*Click on any photo in this post to enjoy a larger view.
On the southeast edge of Eugene, Oregon, nestled among tall trees, sits the Cascades Raptor Center (CRC). Visitors to the center pull into a gravel parking lot and are greeted with the haunting calls of eagles, hawks, osprey and falcons.
Kip and I visited the center on May 6th and expected to only spend about an hour there. Instead, we found ourselves completely engrossed in what this amazing center has to offer…and nearly four hours later, we were still there!
The center is a 501c3 non-profit nature center and wildlife hospital founded in 1987. Public education activities are provided both on and off-premises and the center is open to members and the general public six days a week, as well as by appointment or for field trips and group tours on other days or at other times.
One of the primary goals of CRC is to rehabilitate, and release back to the wild, sick and injured birds (primarily raptors) which include owls, hawks, eagles, falcons, osprey, corvids, kites, and vultures. Up to 200 orphaned sick, and injured raptors are treated there each year. Nearly 1300 birds have been returned to the wild in the last seventeen years.
CRC also has resident birds whose disabilities make it impossible for them to survive in the wild. It is these birds who visitors to the center may observe in the large outside enclosures. The resident birds are used for education. Some have lost vision, or have wings which were fractured and did not heal well. Others suffered head injuries or are developmentally delayed. Learn more about the center by visiting this page on their site.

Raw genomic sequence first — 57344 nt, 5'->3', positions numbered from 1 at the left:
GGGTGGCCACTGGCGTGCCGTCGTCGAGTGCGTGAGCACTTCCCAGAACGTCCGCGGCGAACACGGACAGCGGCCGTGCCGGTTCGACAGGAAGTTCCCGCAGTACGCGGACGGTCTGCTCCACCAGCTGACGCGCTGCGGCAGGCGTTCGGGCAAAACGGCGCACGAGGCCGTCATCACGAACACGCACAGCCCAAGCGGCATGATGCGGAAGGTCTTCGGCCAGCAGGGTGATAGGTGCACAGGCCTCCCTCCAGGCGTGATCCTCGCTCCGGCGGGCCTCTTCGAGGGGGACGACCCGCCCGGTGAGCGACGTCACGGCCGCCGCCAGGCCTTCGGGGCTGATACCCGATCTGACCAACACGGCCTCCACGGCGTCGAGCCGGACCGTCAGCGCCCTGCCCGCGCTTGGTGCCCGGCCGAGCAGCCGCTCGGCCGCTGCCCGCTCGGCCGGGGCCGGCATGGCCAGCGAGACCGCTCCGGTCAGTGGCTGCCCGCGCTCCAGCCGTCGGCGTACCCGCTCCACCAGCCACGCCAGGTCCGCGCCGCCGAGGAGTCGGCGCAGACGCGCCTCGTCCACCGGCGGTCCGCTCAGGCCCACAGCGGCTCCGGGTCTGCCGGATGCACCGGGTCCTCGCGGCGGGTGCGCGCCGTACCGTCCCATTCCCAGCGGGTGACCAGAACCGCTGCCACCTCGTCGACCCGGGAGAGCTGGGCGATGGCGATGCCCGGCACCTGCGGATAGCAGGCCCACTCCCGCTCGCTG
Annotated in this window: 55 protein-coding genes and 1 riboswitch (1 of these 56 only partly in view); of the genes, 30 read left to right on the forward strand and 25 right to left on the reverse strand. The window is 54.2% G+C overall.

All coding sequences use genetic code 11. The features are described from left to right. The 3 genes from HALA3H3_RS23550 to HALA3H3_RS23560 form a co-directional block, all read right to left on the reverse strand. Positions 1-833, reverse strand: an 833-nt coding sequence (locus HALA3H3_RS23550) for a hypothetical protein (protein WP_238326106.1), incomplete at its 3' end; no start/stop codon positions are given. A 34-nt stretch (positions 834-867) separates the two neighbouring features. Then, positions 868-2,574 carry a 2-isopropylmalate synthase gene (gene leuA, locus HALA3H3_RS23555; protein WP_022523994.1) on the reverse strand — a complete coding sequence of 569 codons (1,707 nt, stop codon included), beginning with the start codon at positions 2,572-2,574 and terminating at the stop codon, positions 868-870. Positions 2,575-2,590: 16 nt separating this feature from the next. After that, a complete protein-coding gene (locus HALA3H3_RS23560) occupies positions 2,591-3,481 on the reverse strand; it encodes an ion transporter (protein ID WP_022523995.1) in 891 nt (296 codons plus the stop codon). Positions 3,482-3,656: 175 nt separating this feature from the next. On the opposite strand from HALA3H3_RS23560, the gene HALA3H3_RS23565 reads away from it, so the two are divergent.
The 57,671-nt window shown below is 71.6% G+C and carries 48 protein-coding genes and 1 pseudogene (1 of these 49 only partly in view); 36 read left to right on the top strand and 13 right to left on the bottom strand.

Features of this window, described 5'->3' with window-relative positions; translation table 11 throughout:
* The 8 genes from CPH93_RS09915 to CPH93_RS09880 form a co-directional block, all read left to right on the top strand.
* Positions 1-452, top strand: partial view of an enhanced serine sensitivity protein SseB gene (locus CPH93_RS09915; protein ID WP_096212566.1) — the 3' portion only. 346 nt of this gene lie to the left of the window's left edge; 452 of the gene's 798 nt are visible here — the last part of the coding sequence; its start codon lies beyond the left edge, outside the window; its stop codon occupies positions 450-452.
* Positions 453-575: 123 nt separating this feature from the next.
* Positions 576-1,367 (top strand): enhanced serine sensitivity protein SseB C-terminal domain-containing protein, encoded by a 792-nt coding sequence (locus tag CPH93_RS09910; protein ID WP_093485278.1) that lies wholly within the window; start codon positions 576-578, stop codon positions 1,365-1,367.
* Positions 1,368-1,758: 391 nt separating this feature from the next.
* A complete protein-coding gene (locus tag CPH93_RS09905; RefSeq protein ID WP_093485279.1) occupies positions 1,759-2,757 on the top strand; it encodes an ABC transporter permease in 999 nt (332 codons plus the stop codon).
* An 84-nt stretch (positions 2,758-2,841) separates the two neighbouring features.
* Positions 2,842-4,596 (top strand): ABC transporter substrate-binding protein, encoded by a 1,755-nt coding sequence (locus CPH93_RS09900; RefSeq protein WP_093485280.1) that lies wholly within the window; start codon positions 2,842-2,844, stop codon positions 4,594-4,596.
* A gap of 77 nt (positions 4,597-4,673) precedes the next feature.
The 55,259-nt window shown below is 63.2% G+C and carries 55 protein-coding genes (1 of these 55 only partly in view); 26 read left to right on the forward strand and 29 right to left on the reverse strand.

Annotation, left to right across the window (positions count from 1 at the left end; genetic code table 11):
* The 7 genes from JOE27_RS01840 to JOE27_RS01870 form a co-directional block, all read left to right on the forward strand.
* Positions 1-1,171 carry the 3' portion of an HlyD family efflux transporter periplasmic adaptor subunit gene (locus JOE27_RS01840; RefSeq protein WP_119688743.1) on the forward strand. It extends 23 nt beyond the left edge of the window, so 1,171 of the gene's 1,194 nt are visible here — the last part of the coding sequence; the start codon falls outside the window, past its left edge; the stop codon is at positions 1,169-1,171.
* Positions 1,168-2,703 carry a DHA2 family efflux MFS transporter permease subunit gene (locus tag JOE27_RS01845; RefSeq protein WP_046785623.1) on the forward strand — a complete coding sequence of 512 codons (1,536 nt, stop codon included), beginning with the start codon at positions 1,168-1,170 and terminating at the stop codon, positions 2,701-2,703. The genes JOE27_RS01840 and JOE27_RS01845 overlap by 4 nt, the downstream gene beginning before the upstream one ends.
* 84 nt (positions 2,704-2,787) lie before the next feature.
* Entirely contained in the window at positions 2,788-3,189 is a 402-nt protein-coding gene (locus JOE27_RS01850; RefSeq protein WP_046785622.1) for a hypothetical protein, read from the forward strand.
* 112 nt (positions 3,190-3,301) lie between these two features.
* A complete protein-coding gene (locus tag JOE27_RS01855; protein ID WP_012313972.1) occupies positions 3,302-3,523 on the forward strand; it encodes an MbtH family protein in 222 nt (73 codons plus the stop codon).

While we were at the center, there was an educational presentation by two volunteers. A great horned owl was one of the birds on display during this presentation (the bird in the photo on the top left of this post). I was surprised to learn that horned owls love to prey on skunks. I think we could use a few of these fellows on our property where the skunk population is rather large!
Danu, an osprey with developmental delays, was also on display at the presentation. She is a beautiful bird who ended up in captivity after her father was killed and her mother was unable to care adequately for her brother and her. Despite efforts to rehabilitate her and return her to the wild, Danu’s delays and slow growth have prevented her from being freed.
If you happen to be passing through the Eugene area, I hope you’ll take the time to visit the Cascades Raptor Center – it is truly a wonderful place. I feel honored to have spent time with some of these majestic birds.
Here are more photos from our visit there: